Series: An English Bride in Scotland, #2
New York Times bestselling author Lynsay Sands returns to the Highlands of Scotland in her hottest new historical romance yet!
Highlander Campbell Sinclair is no stranger to battle, so when he sees a lad attacked by bandits, he jumps into the fray. He didn't count on being stabbed. Grateful to the boy for nursing him back to health, Cam offers to accompany Jo safely to his destination. But when he accidentally comes across the lad bathing in the river, Cam discovers that Jo is actually Joan...with the most sinful of curves.
Joan promised her mother that she would deliver a scroll to the clan MacKay. But traveling alone is dangerous, even disguised as a boy. When a Scottish warrior lends his aid, she is more than relieved...until he surprises her with lingering kisses and caresses that prove her disguise hasn't fooled him. As their passion ignites, will the secrets of the scroll force a wedding...and lead to a love she's never known?
I have been enjoying this series over the weekend. I unknowingly read them out of order (3, 1, 2). This book takes places approximately 20 years after the first book, An English Bride in Scotland. While I have enjoyed the other two books of the series immensely, this book dragged for me. I felt like it was too similar to An English Bride in Scotland.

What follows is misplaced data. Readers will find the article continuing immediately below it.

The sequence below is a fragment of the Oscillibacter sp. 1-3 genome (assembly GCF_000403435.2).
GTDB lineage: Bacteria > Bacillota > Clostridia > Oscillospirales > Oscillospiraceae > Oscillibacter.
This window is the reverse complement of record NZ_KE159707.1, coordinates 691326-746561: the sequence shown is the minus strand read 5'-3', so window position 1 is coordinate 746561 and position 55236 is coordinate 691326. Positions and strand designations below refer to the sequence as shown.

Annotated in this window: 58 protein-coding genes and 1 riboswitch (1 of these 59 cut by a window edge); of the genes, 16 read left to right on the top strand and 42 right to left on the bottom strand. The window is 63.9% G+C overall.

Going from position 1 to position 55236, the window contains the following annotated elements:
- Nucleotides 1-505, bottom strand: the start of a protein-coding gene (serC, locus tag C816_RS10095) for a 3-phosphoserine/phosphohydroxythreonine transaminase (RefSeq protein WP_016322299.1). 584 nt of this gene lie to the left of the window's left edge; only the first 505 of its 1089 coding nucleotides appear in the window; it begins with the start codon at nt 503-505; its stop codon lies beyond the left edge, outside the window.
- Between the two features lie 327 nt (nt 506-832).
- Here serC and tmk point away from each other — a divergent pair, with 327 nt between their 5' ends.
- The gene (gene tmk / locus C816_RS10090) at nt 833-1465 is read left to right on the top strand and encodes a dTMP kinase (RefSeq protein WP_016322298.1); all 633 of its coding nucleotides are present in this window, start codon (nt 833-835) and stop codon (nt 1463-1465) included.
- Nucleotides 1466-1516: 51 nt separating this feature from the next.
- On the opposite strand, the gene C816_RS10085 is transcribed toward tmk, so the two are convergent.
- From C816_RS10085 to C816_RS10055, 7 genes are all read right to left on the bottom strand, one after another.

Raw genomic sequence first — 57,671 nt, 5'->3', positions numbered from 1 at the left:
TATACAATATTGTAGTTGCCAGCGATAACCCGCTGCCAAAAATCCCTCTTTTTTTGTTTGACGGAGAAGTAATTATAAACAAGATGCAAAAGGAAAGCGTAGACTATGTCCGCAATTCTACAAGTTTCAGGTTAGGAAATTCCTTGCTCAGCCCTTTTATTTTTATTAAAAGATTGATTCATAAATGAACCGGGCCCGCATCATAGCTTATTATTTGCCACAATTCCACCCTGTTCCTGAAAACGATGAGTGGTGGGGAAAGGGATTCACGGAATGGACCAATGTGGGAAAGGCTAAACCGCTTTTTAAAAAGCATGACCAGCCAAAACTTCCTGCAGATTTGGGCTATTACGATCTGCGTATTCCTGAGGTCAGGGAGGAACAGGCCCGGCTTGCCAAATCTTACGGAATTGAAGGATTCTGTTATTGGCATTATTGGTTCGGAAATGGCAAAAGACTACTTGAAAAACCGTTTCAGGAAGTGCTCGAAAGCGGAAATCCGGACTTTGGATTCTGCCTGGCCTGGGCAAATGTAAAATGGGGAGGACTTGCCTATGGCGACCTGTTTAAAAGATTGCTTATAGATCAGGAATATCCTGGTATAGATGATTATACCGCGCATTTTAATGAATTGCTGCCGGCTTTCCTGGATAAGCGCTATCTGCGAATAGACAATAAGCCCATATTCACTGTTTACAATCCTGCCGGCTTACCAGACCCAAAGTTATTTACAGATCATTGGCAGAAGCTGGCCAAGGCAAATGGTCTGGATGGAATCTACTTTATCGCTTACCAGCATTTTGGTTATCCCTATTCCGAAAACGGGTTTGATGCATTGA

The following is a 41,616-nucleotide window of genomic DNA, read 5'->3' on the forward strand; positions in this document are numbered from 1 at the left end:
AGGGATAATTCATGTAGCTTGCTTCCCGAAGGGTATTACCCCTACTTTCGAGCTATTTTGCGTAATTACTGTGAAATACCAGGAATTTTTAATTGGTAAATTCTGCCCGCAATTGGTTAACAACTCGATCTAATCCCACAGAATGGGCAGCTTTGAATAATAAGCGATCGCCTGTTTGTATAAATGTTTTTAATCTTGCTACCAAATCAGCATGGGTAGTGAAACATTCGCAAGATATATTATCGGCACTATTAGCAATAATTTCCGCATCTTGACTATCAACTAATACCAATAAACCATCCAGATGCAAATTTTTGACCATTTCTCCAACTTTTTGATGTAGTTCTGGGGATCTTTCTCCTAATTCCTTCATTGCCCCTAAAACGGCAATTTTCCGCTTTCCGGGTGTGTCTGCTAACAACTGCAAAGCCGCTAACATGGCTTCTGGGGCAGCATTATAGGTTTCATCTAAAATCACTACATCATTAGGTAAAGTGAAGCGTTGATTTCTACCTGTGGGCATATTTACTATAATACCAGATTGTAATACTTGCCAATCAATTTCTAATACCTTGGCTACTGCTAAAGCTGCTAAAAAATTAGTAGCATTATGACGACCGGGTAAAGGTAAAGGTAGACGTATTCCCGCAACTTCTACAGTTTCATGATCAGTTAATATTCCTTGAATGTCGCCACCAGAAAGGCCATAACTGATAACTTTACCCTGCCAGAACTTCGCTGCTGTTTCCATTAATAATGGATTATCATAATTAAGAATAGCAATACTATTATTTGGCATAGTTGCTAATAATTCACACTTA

That being said, I still enjoyed the book. Joan and Cam were likable enough as our leading characters, even though I would have liked to see a little more character development. I did not like the communication problems that arose between them once their journey from England to Scotland was complete. But that only lasted for a short time, and it did not seem to be prohibitive of their sexytime. So when they couldn't communicate with words, they certainly did so with body language.
We also meet the girl posse in this book - Joan, Murine and my favorite, Saidh. Saidh's book, The Highlander Takes a Bride, is probably my favorite of the series so far. I would recommend this series to anyone who is looking for a light and entertaining read. It is not factually detailed with respect to the time period and setting, so don't go into it thinking you are going to have any historical events to reference. I would also recommend not to read them all together because the similarities will stand out more. Otherwise, I'm a big fan.
An English Bride in Scotland Series:
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